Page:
Good Morning Britain host Piers Morgan has picked his all-time greatest – an said that it’s impossible to argue with his selection.
It’s fair to say they have following the omission of legends such as Joost van der Westhuizen, Jonny Wilkinson, Willie John McBride and many more legends.
Read on to see who Morgan selected in his all-time rugby XV.
Loosehead-prop: Os du Randt (South Africa)
One of the great figures of Springbok rugby, the loosehead-prop is a true legend of not just the World Cup, but the game itself. A powerful scrummager who had a strong work rate around the field, du Randt was rarely outplayed by any opposition.
It was the 1995 World Cup where he first excelled and will be best remembered for, before tirumphing again with the Springboks in 2007. The final against England was the last game he would ever play, retiring straight afterwards.
DID YOU KNOW? In 2000, at the age of 27, Du Randt suffered injuries that kept him out of rugby for nearly three years
Hooker: Sean Fitzpatrick (New Zealand)
He is widely regarded as one of the greatest players to grace the game. A devastating combination of awesome physicality, impressive ball skills and tactical awareness saw him make 92 appearances for New Zealand, 51 of which were as captain.
DID YOU KNOW? He was part of two of the finest frontrow combinations in rugby history, firstly with Steve McDowell and Richard Loe, and secondly with Craig Dowd and Olo Brown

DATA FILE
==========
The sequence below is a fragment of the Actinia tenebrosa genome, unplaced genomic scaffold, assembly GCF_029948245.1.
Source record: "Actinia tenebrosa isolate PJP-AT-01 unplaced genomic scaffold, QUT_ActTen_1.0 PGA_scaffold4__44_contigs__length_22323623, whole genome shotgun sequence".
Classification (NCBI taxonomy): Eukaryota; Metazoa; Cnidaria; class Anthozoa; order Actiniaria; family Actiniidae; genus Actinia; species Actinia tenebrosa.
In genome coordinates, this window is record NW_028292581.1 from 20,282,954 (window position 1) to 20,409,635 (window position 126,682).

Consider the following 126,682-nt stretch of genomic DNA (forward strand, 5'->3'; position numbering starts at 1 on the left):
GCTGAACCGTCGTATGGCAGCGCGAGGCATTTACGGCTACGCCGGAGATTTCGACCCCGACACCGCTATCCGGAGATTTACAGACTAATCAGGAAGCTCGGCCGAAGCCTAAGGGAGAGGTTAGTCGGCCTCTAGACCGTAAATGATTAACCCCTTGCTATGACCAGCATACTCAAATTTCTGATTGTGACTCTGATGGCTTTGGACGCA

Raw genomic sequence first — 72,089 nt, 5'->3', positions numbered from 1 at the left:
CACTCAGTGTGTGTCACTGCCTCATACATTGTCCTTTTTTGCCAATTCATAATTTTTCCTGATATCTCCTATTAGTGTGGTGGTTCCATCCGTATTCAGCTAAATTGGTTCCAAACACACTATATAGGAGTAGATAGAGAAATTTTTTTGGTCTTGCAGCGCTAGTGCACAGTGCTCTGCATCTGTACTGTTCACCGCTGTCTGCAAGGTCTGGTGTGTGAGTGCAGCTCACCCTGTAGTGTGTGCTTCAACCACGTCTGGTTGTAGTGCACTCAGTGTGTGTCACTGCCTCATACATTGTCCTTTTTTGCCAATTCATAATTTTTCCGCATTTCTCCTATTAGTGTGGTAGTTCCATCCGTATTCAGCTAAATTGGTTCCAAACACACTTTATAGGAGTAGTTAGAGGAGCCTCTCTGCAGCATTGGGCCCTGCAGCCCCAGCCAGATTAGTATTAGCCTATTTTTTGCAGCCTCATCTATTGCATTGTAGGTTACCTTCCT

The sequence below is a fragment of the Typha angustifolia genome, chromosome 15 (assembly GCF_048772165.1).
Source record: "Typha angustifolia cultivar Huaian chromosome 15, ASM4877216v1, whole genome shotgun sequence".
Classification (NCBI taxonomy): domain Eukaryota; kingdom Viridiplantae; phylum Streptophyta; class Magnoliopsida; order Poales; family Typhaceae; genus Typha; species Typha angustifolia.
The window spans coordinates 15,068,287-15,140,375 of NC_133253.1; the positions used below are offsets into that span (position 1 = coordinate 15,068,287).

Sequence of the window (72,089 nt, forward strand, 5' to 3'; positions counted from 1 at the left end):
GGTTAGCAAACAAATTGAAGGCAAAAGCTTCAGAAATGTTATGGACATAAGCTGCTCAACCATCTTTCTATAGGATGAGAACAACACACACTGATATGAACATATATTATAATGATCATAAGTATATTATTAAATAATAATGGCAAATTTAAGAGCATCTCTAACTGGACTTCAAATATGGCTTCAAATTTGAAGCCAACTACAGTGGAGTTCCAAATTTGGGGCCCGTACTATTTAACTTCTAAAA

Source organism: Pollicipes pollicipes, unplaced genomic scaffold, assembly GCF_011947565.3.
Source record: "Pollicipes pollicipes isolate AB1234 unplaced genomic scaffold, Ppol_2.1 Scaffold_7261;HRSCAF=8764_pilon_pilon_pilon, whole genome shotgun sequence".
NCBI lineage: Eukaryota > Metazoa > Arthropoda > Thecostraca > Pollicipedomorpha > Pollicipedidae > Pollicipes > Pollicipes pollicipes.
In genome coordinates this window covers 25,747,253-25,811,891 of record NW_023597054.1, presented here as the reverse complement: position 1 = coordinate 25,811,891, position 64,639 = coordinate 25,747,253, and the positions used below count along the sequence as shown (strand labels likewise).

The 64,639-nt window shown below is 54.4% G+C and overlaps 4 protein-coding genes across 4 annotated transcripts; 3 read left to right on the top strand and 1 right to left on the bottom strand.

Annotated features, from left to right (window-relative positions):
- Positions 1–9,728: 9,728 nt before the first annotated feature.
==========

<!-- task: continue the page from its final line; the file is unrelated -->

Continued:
Tighthead-prop: Graham Price (Wales)
Remembered for scoring a stunning 70 yard try on his debut against France, Graham Price helped Wales to Grand Slams in 1976 and 1978 before retiring in 1983. Price was in the Lions squads that toured New Zealand in 1977, South Africa in 1980 and New Zealand in 1983.
DID YOU KNOW? In 2012 Price made a cameo appearance as himself in an episode of the UK comedy drama Stella
Lock: Martin Johnson (England)
Iconic England legend Johnson is widely regarded as one of the greatest locks to have ever played the game.
He famously led England to glory at the 2003 Rugby World Cup and also captained the British & Irish Lions in 1997 and 2001 – the first player to have ever led the elite tourists twice. In a glittering career, Johnson was also part of two Grand Slam-winning England sides in 1995 and again as the Skipper in 2003.
DID YOU KNOW? Johnson was awarded an OBE by The Queen in 1997 but later honoured with a CBE in the aftermath of England’s Rugby World Cup triumph in 2003.
Lock: John Eales (Australia)
Perfect is a hard word to describe someone as but John Eales was not far off. He had pretty much every skill the modern-day rugby play requires and was a born match winner. A true Australian sporting legend, Eales won two World Cups and played 86 times for his country, 55 times as captain.
Rarely for a forward, he was also a goal-kicker, with his most memorable strike being a sideline penalty goal in the final minutes of a 2000 test to win the Bledisloe Cup against New Zealand.